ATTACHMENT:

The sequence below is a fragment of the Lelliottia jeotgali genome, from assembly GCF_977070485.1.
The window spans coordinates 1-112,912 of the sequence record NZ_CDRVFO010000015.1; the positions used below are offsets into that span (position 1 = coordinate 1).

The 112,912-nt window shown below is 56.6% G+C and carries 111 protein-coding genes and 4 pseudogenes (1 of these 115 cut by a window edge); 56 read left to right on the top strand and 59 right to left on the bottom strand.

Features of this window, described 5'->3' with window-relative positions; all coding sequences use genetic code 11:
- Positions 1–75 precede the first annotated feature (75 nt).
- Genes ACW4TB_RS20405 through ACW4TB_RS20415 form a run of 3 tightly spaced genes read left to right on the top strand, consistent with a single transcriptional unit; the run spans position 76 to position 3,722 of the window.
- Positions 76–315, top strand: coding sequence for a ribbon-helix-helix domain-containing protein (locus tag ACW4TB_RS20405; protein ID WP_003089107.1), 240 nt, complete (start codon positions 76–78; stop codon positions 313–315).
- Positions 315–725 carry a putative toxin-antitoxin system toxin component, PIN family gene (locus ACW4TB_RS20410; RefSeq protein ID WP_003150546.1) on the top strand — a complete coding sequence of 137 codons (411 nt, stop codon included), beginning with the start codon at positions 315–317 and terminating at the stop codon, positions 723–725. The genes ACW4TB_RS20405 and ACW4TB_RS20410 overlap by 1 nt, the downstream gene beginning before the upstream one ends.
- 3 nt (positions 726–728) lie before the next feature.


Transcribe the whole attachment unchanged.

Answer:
The sequence below is a fragment of the Lelliottia jeotgali genome, from assembly GCF_977070485.1.
The window spans coordinates 1-112,912 of the sequence record NZ_CDRVFO010000015.1; the positions used below are offsets into that span (position 1 = coordinate 1).

The 112,912-nt window shown below is 56.6% G+C and carries 111 protein-coding genes and 4 pseudogenes (1 of these 115 cut by a window edge); 56 read left to right on the top strand and 59 right to left on the bottom strand.

Features of this window, described 5'->3' with window-relative positions; all coding sequences use genetic code 11:
- Positions 1–75 precede the first annotated feature (75 nt).
- Genes ACW4TB_RS20405 through ACW4TB_RS20415 form a run of 3 tightly spaced genes read left to right on the top strand, consistent with a single transcriptional unit; the run spans position 76 to position 3,722 of the window.
- Positions 76–315, top strand: coding sequence for a ribbon-helix-helix domain-containing protein (locus tag ACW4TB_RS20405; protein ID WP_003089107.1), 240 nt, complete (start codon positions 76–78; stop codon positions 313–315).
- Positions 315–725 carry a putative toxin-antitoxin system toxin component, PIN family gene (locus ACW4TB_RS20410; RefSeq protein ID WP_003150546.1) on the top strand — a complete coding sequence of 137 codons (411 nt, stop codon included), beginning with the start codon at positions 315–317 and terminating at the stop codon, positions 723–725. The genes ACW4TB_RS20405 and ACW4TB_RS20410 overlap by 1 nt, the downstream gene beginning before the upstream one ends.
- 3 nt (positions 726–728) lie before the next feature.